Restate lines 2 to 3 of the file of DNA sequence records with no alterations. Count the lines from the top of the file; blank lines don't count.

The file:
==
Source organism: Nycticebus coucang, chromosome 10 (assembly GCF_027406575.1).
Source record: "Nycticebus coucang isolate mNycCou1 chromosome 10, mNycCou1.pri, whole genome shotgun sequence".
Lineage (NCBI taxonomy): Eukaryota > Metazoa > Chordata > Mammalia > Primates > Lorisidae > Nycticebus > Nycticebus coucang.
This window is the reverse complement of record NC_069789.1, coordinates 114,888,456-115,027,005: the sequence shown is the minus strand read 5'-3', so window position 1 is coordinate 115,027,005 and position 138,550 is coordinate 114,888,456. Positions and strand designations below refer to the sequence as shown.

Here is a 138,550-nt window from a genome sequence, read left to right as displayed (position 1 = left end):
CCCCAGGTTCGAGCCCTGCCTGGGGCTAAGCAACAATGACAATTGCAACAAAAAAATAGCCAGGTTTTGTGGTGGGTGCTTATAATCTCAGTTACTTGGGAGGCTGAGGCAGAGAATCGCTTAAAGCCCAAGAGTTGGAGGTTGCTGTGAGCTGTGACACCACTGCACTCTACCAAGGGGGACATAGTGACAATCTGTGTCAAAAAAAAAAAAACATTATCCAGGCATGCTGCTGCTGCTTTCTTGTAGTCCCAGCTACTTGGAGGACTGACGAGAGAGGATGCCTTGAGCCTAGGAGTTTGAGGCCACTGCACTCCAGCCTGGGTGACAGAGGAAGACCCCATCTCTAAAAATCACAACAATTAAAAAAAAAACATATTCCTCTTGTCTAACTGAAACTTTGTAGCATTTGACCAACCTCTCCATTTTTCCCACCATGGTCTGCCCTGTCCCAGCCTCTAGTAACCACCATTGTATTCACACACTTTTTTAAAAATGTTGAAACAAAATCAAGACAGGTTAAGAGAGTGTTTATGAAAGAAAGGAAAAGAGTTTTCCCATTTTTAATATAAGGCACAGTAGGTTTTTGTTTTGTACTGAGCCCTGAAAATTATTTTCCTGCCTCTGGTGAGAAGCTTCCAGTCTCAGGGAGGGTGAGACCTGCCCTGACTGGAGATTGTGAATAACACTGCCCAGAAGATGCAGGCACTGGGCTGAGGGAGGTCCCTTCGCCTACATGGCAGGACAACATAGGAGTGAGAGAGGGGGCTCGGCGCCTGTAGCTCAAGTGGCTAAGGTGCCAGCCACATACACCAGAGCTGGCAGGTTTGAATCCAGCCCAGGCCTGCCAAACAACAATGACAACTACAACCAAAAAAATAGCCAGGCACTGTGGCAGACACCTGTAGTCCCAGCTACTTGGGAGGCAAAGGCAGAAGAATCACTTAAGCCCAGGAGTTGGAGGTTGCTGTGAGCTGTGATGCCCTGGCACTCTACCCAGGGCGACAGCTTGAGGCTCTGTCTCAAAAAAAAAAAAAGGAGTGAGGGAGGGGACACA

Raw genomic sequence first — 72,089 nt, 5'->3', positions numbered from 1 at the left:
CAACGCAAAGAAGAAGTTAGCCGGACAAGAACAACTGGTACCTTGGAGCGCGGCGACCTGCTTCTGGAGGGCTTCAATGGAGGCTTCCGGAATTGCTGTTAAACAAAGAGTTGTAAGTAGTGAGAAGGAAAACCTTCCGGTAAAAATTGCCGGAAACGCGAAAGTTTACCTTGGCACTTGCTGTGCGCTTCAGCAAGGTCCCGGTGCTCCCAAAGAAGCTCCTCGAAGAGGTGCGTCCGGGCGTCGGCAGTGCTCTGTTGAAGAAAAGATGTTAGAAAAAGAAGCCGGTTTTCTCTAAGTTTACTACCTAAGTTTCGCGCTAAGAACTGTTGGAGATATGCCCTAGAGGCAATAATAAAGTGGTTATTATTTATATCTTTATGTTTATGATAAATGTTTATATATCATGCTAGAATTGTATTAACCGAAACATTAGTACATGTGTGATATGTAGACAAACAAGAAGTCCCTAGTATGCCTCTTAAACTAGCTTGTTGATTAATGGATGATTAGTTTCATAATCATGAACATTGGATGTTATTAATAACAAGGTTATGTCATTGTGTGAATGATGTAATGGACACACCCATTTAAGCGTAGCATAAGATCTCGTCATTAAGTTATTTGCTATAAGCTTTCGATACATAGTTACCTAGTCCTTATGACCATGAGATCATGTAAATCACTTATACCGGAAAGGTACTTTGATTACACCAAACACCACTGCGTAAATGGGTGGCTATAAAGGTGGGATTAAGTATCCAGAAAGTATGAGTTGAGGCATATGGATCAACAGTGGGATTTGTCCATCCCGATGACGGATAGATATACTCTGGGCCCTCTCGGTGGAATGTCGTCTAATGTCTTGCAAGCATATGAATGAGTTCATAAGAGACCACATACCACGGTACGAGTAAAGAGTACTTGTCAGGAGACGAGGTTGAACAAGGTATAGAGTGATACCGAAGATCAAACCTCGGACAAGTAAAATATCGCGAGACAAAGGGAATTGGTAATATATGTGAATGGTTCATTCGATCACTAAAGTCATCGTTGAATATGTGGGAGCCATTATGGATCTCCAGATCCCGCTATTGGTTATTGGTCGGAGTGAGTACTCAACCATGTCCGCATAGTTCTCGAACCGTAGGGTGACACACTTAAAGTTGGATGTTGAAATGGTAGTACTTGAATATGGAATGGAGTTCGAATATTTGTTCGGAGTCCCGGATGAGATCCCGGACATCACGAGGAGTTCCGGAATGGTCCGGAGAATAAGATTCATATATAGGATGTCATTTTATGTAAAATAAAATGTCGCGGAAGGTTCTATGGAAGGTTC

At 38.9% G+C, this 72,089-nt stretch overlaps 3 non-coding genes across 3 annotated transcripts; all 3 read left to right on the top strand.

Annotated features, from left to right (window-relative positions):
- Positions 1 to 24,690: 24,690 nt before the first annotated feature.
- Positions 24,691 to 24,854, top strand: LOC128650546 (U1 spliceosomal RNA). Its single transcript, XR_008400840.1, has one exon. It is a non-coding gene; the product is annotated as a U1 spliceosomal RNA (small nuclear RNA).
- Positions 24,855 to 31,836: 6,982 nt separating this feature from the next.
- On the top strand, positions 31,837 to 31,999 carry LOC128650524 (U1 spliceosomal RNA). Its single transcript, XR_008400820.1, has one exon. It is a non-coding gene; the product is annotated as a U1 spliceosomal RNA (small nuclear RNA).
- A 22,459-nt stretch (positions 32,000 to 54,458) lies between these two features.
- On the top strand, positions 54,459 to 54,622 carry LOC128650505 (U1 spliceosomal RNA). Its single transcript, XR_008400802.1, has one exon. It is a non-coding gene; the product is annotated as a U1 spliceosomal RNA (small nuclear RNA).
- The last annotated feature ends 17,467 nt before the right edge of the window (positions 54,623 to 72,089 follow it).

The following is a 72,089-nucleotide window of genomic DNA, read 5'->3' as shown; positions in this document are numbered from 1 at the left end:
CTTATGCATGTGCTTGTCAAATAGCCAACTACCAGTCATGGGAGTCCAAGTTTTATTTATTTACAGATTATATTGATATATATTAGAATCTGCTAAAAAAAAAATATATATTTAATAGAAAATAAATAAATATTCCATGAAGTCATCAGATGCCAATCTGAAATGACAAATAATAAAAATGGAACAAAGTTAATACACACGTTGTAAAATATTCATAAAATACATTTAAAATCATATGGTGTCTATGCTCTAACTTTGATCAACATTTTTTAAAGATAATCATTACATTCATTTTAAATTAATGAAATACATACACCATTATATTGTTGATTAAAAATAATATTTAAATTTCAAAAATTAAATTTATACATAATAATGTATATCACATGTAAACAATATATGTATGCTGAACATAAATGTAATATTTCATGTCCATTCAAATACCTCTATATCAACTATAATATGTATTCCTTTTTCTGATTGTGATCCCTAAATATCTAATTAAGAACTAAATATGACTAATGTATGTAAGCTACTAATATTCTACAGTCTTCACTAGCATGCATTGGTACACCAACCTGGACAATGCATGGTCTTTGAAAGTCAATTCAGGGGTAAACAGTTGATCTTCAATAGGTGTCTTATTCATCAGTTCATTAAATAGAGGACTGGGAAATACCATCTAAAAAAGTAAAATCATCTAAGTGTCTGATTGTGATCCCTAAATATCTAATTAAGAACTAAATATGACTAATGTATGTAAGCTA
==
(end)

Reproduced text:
Source record: "Nycticebus coucang isolate mNycCou1 chromosome 10, mNycCou1.pri, whole genome shotgun sequence".
Lineage (NCBI taxonomy): Eukaryota > Metazoa > Chordata > Mammalia > Primates > Lorisidae > Nycticebus > Nycticebus coucang.